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The Influence of Childhood Experiences

What are ACES?

Many of the risk factors we have discussed and identified are ACEs. ACEs stands for ‘Adverse Childhood Experiences.’ These experiences can included things like physical and emotional abuse, neglect, caregiver mental illness and household violence. Resilience plays an important role in the relationship between adverse childhood experiences (ACEs), mental health and long term outcomes.

Research around ACEs began back in 1995 highlighting that ACEs are common across all populations and the more ACEs experienced in childhood the greater chance of poorer outcomes later in life. In other words, as the number of ACEs increases so does the risk for negative outcomes. 

Babies are obviously very different from older children developmentally, including their ability to understand and process trauma.  A baby may be completely unaware of an ACE taking place, for example their father may end up going to prison. However, a baby could also be much more acutely impacted by the secondary effect of this same ACE: a sad, stressed and distracted mother.

Babies and young children do not have the developmental maturity to understand or process experiences of pain and trauma. For example, a baby would be unable to understand the death of their primary caregiver and would just experience the sense of being abandoned.

Research into ACEs has increased awareness of the lifetime impact of early adversity on children’s outcomes. The following video explains why this might be:

Toxic stress from ACEs can negatively affect children’s brain development, immune systems, and stress-response systems. These changes can affect children’s attention, decision-making, and learning. Children growing up with toxic stress may have difficulty forming healthy and stable relationships. The image below summarises what we have learnt so far:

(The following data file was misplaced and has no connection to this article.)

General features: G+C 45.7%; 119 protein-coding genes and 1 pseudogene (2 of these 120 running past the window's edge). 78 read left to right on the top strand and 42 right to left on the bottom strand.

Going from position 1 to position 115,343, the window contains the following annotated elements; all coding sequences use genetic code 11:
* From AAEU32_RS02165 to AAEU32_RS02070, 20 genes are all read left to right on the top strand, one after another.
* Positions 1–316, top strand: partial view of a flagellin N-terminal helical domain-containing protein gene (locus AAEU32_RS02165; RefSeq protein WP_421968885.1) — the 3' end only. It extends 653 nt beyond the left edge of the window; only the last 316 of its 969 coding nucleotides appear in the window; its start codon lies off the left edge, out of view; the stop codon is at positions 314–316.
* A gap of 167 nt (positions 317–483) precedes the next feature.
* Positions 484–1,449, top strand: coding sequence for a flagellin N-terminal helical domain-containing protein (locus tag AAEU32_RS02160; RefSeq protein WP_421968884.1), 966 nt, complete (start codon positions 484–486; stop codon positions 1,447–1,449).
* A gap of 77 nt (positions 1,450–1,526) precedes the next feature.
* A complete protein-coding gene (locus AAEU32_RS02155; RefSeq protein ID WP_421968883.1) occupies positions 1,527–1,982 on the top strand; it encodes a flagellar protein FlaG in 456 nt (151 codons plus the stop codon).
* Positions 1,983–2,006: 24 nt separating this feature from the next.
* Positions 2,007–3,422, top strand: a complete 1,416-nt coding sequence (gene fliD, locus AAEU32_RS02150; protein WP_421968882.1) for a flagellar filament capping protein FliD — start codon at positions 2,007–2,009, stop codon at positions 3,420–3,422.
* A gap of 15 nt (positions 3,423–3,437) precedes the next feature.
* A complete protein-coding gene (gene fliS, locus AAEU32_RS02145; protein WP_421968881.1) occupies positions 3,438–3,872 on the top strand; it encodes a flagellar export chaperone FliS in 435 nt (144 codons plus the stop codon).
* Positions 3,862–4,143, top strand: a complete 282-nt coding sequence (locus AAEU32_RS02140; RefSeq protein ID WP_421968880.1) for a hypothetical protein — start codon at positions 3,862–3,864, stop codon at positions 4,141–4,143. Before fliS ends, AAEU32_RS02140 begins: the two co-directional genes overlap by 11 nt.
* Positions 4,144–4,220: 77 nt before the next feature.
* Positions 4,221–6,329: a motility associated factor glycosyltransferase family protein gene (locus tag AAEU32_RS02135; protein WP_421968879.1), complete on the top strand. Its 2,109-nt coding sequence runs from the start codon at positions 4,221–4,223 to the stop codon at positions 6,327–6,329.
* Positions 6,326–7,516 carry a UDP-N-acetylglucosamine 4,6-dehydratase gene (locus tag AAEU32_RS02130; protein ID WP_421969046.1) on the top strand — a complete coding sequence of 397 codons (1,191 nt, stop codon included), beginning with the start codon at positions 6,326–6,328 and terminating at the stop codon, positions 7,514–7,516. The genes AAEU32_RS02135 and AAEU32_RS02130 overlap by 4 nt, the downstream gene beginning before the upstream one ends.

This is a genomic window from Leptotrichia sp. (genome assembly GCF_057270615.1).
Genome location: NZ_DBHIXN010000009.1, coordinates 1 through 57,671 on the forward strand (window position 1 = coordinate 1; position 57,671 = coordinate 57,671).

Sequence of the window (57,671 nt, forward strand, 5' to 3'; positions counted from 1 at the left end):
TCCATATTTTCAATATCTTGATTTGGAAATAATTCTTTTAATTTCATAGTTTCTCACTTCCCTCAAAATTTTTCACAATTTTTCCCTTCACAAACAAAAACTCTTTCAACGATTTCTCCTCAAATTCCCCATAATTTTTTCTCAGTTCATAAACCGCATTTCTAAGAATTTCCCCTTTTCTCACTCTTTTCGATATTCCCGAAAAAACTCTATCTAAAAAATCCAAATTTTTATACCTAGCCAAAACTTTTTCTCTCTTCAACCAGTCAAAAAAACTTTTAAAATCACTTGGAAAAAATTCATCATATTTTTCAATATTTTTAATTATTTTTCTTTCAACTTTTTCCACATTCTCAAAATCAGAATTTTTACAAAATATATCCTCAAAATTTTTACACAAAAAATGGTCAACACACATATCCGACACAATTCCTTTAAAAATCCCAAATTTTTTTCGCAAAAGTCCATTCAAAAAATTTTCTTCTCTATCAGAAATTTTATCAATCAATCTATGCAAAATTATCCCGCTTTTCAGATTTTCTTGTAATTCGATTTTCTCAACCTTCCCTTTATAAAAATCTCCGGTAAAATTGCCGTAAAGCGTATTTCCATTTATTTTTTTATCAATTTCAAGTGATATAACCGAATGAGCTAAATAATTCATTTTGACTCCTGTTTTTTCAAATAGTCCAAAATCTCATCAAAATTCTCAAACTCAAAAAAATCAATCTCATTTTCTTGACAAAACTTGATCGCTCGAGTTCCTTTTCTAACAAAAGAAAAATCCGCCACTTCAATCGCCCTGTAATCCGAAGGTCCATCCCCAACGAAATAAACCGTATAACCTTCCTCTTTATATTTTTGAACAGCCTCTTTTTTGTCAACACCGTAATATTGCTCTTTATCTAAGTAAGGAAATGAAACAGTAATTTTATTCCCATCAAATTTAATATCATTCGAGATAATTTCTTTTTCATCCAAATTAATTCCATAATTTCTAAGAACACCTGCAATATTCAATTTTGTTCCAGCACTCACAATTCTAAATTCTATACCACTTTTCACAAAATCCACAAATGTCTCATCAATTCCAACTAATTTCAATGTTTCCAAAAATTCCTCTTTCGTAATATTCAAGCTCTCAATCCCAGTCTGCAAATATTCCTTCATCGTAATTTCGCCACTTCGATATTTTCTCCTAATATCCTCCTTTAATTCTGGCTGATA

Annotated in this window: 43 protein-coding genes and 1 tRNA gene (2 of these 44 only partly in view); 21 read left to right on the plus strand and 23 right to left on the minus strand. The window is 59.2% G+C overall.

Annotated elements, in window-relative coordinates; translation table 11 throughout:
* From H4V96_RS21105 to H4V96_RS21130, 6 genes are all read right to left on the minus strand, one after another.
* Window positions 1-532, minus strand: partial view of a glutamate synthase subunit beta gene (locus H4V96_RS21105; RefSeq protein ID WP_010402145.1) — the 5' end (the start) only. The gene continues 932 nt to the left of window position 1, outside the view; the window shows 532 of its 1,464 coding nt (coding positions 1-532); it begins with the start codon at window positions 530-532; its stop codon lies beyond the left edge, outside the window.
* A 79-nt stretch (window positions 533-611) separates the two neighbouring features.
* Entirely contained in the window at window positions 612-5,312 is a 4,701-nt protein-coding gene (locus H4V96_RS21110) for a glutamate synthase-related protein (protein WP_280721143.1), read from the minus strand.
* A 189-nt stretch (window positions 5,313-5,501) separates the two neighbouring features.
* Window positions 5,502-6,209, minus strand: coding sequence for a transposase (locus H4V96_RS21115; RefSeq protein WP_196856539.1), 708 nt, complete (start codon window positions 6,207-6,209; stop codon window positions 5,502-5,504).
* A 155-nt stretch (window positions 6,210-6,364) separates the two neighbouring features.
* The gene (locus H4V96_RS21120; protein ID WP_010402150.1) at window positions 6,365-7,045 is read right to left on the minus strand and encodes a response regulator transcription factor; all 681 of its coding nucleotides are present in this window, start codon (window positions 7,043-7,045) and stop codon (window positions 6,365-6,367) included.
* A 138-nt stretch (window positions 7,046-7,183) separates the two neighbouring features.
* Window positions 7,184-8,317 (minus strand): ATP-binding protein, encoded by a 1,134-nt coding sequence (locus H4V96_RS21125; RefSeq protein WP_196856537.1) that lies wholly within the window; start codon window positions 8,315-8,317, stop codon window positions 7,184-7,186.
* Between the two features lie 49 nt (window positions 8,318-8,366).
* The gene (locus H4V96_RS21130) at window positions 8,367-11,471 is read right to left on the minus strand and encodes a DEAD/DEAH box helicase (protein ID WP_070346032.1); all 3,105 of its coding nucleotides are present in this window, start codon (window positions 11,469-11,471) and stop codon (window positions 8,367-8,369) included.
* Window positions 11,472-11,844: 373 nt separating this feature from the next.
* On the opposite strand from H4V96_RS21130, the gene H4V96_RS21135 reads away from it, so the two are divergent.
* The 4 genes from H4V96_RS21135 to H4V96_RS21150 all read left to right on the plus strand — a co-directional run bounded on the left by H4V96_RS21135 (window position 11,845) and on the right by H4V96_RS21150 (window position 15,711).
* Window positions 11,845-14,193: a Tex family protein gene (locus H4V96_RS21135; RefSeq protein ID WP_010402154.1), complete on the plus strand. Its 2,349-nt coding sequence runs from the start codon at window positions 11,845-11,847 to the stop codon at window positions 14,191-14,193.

‘There are clear inequalities in the prevalence of ACEs, which leads to
inequalities in impacts’

UCL Institute of Health Equity (2015)

While children from all backgrounds may experience ACEs, there is a higher chance of children growing up in disadvantaged areas with lower socioeconomic status to be exposed to numerous ACEs. The inequality leading to greater exposure therefore risks poorer long-term outcomes for these children.

Fortunately, there are actions that can buffer a child against the impact of ACEs and build their resilience. These includes:

  • Having time away from the source of trauma and fear
  • Engaging in activities that bring pleasure and happiness
  • An available, responsive adult who is supportive and consistent
  • Ensuring that services and early years settings are trauma-informed

What does this look like in Manchester? Have read of the document below:

Greater Manchester are working to respond to the challenges of ACEs and build resilience by becoming an ACE-aware, trauma-informed and trauma-responsive city.